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Discussion Starter · #2,661 ·
Hadn't ridden in a while, for a variety of reasons. Took Bandit out today. First half of the ride he was on pins and needles. Just acting very nervous. When we entered the wash, he balked. Did NOT want to move forward. We did some figure 8s. Nothing. Then as I stared where he was worried, I saw movement. A very large snake under some dead branches at the side of the wash, about 100 feet away. My guess was a Common Kingsnake:
Possibly a rattler, but I think it was genuinely very dark and not just that way from shade. Still, I'm in favor of a horse saying, "Large snake ahead! That is soooo not me!" So I turned him and insisted we WALK back, out of the wash. We detoured around and he was still nervous when I wanted to descend back into the wash. It was a steep spot with lots of rocks, so I dismounted and led him. First time I've done that in ages. Once we were in the wash, I turned him to see the spot where the snake had been, now "behind us". Then got back on and kept him at a walk. We got to where he'd need to cross a newly resurfaced road. He had no issues, so I turned him home. We normally run that section of trail, but I kept patting his neck and telling him to keep it easy and we walked the entire way back.

Good news? By the last 25% of our ride, he was mellow. We rode home on pavement. Unlike going out, on the return he strolled, acting like he didn't have a care in the world. End of ride, he was sweaty. Even his chest was wet with sweat and we had done almost no speed work and it was in the low 80s, sunny but with a pleasant breeze. Think the sweat was nerves.

But we lived, he was relaxed by the end, and I think tomorrow will go better. A ride doesn't need to go smooth and easy for it to be a good ride, overall.
 

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I know I’ve told this story before, but when I was young I decided to prove I could catch a rattlesnake. I eventually got it caught, and I tried to step onto my mare when that snake rattled. She was all, “oh heck no,” and I don’t know how I managed to stay on my feet as she tore my foot out of the stirrup and took a jump to the side. Dancing and prancing, I didn’t lose her, but I lost my grip on the snake. He reached around to bite me and I threw him.

Well, I threw him directly at the girl who was with me, who also was like, “oh heck no!,”and managed to get out of the way. So, I killed the snake and took him home to prove it (although I don’t know how a dead snake proved I’d caught him alive, but you can already see my reasoning wasn’t wonderful.).

I was in a lot of trouble. I wasn’t supposed to play with snakes anymore. I never held it against the mare; telling me no was the obvious smart decision. I think sometimes she rightfully wondered at my intelligence.
 

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Discussion Starter · #2,663 ·
Rode today with winds at 20G30. I generally avoid windy days but we have a LOT of them. Often worse than today. And I would ride a lot more if Bandit would learn it was no big deal. Tried it yesterday afternoon in my leather saddle and with Bandit wearing boots, but decided I wasn't as secure in that saddle and Bandit not as steady in boots so gave it up. Today, it was in the Abetta (with sheepskin) and Bandit was barefoot.

Bandit was...elevated. He kept moving but he wasn't a happy horse. At the halfway mark, we came upon a woman jogging down a street with a baby stroller. The trail forms a T intersection with the road and I had planned to turn back at the pavement. So we almost got there. We were in the desert 50 feet to one side of her. Bandit didn't lose his mind but he couldn't handle standing still. So we did figure 8s, back and forth, parallel to the woman, who stopped to adjust the stroller. And no, the woman had no idea we were there. 50 feet away, a horse dancing in figure 8s, me on top, nothing between us...and she had no idea. I tried shouting hello thinking her reply would let Bandit know she was human, but I guess the wind prevented her from hearing. How can you miss a horse and rider doing figure 8s parallel to you just 50 feet away?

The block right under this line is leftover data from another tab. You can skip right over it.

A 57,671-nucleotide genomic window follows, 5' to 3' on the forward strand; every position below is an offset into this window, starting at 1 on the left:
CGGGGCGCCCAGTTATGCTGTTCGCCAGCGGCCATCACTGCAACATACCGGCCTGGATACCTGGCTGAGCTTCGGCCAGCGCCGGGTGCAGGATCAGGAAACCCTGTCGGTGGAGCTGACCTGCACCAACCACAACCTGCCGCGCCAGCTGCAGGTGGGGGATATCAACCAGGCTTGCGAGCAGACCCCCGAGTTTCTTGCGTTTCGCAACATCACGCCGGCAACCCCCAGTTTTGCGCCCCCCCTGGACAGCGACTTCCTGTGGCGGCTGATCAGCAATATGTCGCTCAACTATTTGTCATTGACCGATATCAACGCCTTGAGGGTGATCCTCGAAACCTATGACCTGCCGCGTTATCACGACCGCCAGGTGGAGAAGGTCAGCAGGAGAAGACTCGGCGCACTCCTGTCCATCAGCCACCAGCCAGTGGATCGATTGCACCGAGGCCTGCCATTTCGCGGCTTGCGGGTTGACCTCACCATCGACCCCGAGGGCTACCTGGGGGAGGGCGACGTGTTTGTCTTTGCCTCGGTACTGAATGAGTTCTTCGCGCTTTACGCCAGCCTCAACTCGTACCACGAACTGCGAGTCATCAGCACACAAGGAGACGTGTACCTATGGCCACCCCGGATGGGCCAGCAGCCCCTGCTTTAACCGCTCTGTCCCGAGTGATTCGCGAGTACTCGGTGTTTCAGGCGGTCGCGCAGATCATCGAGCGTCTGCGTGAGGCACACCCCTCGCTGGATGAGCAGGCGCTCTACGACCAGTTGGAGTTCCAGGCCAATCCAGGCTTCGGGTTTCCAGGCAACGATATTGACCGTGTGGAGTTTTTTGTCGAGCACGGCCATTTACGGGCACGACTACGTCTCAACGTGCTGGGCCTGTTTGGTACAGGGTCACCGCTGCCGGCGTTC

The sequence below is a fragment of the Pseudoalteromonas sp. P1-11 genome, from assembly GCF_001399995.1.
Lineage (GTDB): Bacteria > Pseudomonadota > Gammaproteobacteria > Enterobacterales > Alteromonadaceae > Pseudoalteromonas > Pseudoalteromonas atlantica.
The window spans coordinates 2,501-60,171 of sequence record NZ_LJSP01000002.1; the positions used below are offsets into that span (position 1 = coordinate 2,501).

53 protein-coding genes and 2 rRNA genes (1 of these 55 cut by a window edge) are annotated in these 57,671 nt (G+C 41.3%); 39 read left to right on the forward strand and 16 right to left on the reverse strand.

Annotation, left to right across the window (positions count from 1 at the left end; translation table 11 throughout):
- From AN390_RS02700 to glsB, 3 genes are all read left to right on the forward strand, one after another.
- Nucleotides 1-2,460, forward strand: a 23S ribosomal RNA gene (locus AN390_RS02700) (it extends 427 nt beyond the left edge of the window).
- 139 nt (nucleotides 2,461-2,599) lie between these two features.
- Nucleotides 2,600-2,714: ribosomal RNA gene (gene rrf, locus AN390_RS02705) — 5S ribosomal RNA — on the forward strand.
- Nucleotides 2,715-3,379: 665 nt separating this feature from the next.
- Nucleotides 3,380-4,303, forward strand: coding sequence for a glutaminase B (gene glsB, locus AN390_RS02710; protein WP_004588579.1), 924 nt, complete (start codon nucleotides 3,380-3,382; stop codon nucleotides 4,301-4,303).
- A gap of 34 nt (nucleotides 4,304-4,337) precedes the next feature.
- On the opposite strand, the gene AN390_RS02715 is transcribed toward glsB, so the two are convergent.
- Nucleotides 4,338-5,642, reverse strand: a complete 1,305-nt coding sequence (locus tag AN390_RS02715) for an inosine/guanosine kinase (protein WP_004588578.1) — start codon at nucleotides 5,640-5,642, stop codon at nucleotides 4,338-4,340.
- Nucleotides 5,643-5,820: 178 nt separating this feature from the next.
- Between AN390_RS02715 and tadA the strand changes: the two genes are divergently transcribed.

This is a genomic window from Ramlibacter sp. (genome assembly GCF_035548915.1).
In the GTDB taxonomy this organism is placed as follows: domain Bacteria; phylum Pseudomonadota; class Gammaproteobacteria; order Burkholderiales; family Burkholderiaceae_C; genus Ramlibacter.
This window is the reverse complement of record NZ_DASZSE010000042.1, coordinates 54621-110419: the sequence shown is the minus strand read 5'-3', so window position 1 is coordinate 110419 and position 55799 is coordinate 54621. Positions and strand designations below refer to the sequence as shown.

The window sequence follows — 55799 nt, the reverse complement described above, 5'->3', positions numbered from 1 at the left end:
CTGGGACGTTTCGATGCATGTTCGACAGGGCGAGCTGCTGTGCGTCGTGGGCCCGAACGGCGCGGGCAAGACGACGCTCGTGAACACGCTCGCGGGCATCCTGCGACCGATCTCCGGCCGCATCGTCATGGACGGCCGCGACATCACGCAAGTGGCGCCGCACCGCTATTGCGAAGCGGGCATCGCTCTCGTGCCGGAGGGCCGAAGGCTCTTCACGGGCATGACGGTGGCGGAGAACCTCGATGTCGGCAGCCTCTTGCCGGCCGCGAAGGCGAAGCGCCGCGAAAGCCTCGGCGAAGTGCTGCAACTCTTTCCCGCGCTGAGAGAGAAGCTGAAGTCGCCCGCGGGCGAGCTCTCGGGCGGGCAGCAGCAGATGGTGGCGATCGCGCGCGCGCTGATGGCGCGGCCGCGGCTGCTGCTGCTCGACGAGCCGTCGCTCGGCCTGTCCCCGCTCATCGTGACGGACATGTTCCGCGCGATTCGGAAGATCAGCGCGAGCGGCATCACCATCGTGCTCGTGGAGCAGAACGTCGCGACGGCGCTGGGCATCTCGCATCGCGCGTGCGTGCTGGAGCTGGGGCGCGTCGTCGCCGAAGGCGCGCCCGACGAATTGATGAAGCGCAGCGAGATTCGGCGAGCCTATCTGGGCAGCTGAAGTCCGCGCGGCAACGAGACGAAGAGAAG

She moved on and I turned him home. He decided to canter, which wasn't cool IMHO. He then did fifty yards of crow-hopping canter before I got him to slow. Yeah, I had one hand on the horn because I'm not a great rider and it is easier to stay on a crow-hopping canter that way. Got him slowed but not calm. Moved him off trail and trying to avoid cactus got his brain focused. On the whole, he seemed better on the second half.

Near the end, I dismounted to walk him thru the neighborhood since spooks on paved road are not my thing. He acted pretty calm, but then...a minute from the house, he leaped sideways with his eyes bulging out. And there was...nothing. Not that I could see. The wind was too strong to hear much. I called him stupid and his look suggested he thought of a sentence that had a word with M & F in it. A minute from home.

My rancher friend says a horse isn't truly broke until he's been ridden to exhaustion a few days in a row. Maybe 7-10 days in a row, enough to cause weight loss. 10-12 hours a day of hard work, grinding him down. And then, he says, a horse stops worrying and becomes truly broke. That will certainly never happen with me and Bandit, but I'd admit we could get past the wind thing really quick if riding him for 10 hours in it could happen. But it won't. Too much boredom for me and no water for him.
 

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Sounds like some wild times!

I would not be surprised if I was killed by a horse accident involving a baby stroller, LOL.
The problem is that so many horses think there is a devil baby inside.